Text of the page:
Virgin Galactic’s VSS Unity Nails Its First Space Flight in Two Years


VSS Unity in space over New Mexico.
VSS Unity in space over New Mexico.
Photo: Virgin Galactic
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Space tourism really is the hot topic among billionaires nowadays, and some of them are getting closer to making it a reality. On Saturday, Richard Branson’s Virgin Galactic made room for itself in the race, successfully launching its spaceplane to space after more than two years. The flight is a step forward for the company on its journey to develop its space tourism system.

Virgin Galactic announced on Saturday that the VSS Unity, its reusable spaceplane designed to carry eight people into space, had completed its third crewed flight. The company said that VSS Unity had reached a speed three times the speed of sound after being released by its mothership, the VMS Eve, a custom-built aircraft that carries the VSS Unity to an altitude of around 50,000 feet before releasing it, at which point the spaceplane’s rocket engine fires up and takes it to space.

VSS Unity, flown by pilots CJ Sturckow and Dave Mackay, reached space at an altitude of 55.45 miles (89.23 kilometers), according to a news statement. It then returned to Earth and eventually the runway at its Spaceport America launch facility in New Mexico. This was Virgin Galactic’s first spaceflight from Spaceport America.

Virgin Galactic CEO Michael Colglazier said that Saturday’s flight showed off the elegance and safety of the company’s spaceflight system, known as SpaceShipTwo, and marked a major step forward in its aspirations.

“Space travel is a bold and adventurous endeavor, and I am incredibly proud of our talented team for making the dream of private space travel a reality,” Colglazier said in a statement. “We will immediately begin processing the data gained from this successful test flight, and we look forward to sharing news on our next planned milestone.”

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In addition, the VSS Unity carried research experiments for NASA on its Saturday flight. One consisted of an electromagnetic field measurement experiment from the Johns Hopkins Applied Physics Laboratory. Another experiment, called the Collisions Into Dust Experiment, is from the University of Central Florida in Orlando and seeks to study the behavior of dust and fine particles in response to human and robotic activities in space, NASA explained. The third experiment on board was a space-based surgical system from the University of Louisville and Carnegie Mellon University.

Saturday’s successful flight was a redemption for Virgin Galactic, which suffered disappointment last year after it was forced to abort its inaugural flight from Spaceport America due to an electromagnetic interference issue. It also allowed the company to check one milestone off its list for this year. Virgin Galactic plans to carry out four test flights in 2021. The company’s previous two flights took place in late 2018 and early 2019.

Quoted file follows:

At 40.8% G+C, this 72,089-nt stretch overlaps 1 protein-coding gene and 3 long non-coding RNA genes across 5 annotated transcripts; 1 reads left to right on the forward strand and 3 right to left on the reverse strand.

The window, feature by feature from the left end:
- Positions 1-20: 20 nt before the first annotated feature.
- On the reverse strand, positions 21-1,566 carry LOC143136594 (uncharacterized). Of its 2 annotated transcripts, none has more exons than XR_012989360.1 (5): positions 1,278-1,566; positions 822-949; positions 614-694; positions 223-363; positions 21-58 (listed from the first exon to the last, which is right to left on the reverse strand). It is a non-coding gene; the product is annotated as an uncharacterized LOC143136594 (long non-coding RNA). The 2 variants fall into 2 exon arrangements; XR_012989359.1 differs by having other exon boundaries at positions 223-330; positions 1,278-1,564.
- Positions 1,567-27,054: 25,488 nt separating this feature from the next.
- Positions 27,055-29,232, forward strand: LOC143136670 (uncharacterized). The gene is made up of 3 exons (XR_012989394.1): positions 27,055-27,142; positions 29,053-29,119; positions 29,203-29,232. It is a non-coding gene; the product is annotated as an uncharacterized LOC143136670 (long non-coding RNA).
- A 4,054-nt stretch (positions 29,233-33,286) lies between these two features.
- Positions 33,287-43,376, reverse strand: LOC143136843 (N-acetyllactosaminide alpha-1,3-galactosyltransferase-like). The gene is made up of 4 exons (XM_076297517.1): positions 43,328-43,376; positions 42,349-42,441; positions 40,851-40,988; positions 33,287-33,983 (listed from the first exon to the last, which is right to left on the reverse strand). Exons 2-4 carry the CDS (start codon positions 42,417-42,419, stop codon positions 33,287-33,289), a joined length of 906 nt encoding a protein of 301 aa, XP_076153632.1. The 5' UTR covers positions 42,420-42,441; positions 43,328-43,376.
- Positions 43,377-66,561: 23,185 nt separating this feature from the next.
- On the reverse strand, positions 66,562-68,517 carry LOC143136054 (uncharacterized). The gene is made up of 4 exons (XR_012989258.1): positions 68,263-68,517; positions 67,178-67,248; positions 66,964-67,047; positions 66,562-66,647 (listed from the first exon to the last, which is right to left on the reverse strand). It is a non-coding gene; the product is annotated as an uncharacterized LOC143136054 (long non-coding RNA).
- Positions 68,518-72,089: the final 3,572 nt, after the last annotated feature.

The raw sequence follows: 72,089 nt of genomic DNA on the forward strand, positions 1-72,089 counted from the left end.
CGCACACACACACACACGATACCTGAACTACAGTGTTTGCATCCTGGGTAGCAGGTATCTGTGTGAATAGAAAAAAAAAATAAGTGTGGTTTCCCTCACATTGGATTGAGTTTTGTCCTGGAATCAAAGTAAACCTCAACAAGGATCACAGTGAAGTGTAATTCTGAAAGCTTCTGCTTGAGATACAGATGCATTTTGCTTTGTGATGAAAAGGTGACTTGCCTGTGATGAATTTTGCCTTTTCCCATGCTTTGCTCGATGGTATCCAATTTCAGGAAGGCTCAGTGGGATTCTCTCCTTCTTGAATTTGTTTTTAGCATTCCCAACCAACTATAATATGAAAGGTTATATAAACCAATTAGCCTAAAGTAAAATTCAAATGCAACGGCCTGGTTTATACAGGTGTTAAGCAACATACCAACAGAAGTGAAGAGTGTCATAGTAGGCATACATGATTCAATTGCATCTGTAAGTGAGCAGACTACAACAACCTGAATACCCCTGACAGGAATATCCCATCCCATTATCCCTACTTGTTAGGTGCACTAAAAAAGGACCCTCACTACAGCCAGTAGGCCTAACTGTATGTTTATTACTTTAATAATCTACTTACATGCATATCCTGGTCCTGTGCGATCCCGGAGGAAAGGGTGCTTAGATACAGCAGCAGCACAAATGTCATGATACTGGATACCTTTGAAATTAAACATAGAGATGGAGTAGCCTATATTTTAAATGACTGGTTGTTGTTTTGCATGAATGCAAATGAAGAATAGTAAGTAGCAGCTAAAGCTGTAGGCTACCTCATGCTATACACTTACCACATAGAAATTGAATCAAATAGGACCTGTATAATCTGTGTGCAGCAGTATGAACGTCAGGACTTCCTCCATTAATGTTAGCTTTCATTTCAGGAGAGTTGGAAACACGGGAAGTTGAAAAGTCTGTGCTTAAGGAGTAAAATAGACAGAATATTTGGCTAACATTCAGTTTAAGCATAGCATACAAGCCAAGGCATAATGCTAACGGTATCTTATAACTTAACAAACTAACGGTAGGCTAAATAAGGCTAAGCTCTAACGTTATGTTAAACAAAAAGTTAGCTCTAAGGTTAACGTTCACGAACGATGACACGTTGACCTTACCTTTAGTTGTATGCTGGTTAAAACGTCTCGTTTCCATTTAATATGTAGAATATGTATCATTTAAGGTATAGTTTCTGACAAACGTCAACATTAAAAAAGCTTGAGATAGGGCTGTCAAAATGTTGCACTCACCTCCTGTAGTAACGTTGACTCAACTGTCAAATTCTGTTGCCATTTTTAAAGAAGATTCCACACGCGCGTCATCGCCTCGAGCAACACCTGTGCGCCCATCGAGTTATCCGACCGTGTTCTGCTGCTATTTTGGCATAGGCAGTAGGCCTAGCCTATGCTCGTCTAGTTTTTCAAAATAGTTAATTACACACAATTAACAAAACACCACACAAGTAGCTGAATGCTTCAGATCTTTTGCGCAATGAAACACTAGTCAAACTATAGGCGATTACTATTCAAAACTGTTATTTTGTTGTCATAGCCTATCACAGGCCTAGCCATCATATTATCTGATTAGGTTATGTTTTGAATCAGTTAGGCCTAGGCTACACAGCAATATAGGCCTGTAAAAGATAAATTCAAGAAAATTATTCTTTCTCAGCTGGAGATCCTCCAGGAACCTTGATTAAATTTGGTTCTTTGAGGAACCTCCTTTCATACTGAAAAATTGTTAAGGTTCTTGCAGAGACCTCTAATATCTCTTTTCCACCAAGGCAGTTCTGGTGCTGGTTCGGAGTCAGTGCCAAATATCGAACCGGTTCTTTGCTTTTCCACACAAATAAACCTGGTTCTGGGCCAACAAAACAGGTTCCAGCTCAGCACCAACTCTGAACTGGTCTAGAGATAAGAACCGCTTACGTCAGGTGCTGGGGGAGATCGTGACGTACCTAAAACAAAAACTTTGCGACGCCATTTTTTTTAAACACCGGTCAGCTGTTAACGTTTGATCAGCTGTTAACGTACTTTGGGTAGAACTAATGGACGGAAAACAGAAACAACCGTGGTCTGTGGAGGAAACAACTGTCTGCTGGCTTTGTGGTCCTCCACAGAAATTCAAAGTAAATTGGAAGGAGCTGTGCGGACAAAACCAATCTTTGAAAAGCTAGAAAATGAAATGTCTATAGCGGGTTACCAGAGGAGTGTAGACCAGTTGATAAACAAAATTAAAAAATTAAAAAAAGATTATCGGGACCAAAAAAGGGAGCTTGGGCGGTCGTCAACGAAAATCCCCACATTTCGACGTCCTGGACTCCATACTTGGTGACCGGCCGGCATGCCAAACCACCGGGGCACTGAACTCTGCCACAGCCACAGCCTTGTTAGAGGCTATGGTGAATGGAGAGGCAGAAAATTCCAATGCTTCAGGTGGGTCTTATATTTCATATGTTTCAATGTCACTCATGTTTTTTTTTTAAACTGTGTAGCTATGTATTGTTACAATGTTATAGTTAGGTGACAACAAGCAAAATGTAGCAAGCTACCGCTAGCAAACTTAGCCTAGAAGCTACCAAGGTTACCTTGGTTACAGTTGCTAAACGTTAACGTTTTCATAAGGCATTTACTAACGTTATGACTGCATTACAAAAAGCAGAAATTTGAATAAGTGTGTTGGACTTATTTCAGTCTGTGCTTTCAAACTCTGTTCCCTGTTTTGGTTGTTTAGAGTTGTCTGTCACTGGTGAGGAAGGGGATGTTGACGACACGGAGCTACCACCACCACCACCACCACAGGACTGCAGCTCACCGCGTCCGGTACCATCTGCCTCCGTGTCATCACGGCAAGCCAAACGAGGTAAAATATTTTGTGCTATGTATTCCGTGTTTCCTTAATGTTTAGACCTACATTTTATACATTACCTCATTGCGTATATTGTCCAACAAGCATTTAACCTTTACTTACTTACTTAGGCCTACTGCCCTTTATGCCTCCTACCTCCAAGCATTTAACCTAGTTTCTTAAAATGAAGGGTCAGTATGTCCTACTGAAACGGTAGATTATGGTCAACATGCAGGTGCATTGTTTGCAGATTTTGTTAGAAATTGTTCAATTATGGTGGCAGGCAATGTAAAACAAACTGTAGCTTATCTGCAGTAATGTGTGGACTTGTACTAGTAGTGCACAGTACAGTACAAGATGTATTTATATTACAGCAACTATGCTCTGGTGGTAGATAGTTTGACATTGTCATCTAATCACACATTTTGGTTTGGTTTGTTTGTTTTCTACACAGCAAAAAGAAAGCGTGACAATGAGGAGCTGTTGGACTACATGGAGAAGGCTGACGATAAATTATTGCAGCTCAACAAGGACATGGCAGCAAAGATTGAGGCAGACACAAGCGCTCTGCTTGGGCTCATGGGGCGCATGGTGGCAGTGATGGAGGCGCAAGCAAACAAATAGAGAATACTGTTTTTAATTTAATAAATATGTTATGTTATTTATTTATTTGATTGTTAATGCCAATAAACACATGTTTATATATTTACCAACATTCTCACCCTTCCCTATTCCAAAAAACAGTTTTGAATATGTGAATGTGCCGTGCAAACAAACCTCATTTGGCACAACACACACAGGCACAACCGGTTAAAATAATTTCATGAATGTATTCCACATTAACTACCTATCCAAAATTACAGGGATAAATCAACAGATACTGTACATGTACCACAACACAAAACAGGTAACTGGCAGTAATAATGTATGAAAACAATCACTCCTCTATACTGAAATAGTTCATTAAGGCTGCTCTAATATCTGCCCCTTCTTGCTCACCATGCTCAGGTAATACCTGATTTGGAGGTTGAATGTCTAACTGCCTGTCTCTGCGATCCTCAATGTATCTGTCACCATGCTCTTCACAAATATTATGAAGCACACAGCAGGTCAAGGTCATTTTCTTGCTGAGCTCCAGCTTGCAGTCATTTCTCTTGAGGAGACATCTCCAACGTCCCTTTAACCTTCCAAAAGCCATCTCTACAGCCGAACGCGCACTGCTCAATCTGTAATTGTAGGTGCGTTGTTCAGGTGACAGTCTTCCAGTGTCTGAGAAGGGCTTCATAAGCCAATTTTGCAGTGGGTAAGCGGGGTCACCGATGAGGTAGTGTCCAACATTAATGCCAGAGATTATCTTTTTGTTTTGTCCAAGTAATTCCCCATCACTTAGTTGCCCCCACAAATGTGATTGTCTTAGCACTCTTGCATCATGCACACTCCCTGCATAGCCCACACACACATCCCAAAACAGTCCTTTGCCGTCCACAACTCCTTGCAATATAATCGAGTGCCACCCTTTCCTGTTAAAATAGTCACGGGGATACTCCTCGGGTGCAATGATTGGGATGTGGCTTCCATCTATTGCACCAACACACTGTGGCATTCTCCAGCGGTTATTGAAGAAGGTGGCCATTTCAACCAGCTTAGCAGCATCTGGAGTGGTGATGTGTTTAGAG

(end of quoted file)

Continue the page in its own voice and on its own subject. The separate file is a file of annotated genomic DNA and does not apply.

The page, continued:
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The Verge reports that Virgin Galactic’s next flight will include four company employees in addition to the two pilots. The company’s third flight, meanwhile, is planning on taking Branson to space, and the fourth flight is scheduled to be a commercial flight for the Italian Air Force. This last flight is expected to bring in $2 million in revenue, according to the outlet.

Branson’s Virgin Galactic isn’t the only company looking to open space tourism to paying customers in the next few years. Jeff Bezos’ Blue Origin is carrying out its first crewed flight with its New Shephard suborbital vehicle on July 20 and is auctioning off one seat to anyone interested. Besides the auction winner, not many details were provided about the inaugural crew.

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Virgin Galactic’s start date for commercial service is early 2022. It has about 600 ticket reservations for future flights, which have been sold at prices between $200,000 and $250,000 each.

DISCUSSION

leewark
'BoroWark

55.45 miles isn’t even considered to be “space”. I wasn’t sure, so I googled it, but 62 miles, or the Kármán Line is conventionally considered to be the start of “space”. Low Earth orbit starts at 99 miles up. I mean, it’s something, but they’re kind of stretching the definition of “space” there.